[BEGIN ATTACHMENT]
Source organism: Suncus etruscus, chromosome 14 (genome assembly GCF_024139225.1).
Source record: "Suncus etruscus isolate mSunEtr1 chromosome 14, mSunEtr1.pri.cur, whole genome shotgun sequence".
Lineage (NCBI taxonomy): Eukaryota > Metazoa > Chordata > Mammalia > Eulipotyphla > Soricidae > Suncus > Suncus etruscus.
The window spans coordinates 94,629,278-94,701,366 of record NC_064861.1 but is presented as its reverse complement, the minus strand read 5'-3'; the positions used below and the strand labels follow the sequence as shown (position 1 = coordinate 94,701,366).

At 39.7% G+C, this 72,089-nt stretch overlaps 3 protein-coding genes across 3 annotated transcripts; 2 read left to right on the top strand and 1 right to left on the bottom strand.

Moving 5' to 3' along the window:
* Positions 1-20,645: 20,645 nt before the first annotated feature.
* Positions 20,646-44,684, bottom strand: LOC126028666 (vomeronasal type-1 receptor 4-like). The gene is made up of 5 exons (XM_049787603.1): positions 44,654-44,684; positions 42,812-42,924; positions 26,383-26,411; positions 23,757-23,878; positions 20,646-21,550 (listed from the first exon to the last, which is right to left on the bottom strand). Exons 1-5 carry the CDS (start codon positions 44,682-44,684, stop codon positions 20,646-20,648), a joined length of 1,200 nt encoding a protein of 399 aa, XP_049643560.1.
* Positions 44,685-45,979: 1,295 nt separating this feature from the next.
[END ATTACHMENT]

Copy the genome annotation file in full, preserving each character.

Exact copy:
Source organism: Suncus etruscus, chromosome 14 (genome assembly GCF_024139225.1).
Source record: "Suncus etruscus isolate mSunEtr1 chromosome 14, mSunEtr1.pri.cur, whole genome shotgun sequence".
Lineage (NCBI taxonomy): Eukaryota > Metazoa > Chordata > Mammalia > Eulipotyphla > Soricidae > Suncus > Suncus etruscus.
The window spans coordinates 94,629,278-94,701,366 of record NC_064861.1 but is presented as its reverse complement, the minus strand read 5'-3'; the positions used below and the strand labels follow the sequence as shown (position 1 = coordinate 94,701,366).

At 39.7% G+C, this 72,089-nt stretch overlaps 3 protein-coding genes across 3 annotated transcripts; 2 read left to right on the top strand and 1 right to left on the bottom strand.

Moving 5' to 3' along the window:
* Positions 1-20,645: 20,645 nt before the first annotated feature.
* Positions 20,646-44,684, bottom strand: LOC126028666 (vomeronasal type-1 receptor 4-like). The gene is made up of 5 exons (XM_049787603.1): positions 44,654-44,684; positions 42,812-42,924; positions 26,383-26,411; positions 23,757-23,878; positions 20,646-21,550 (listed from the first exon to the last, which is right to left on the bottom strand). Exons 1-5 carry the CDS (start codon positions 44,682-44,684, stop codon positions 20,646-20,648), a joined length of 1,200 nt encoding a protein of 399 aa, XP_049643560.1.
* Positions 44,685-45,979: 1,295 nt separating this feature from the next.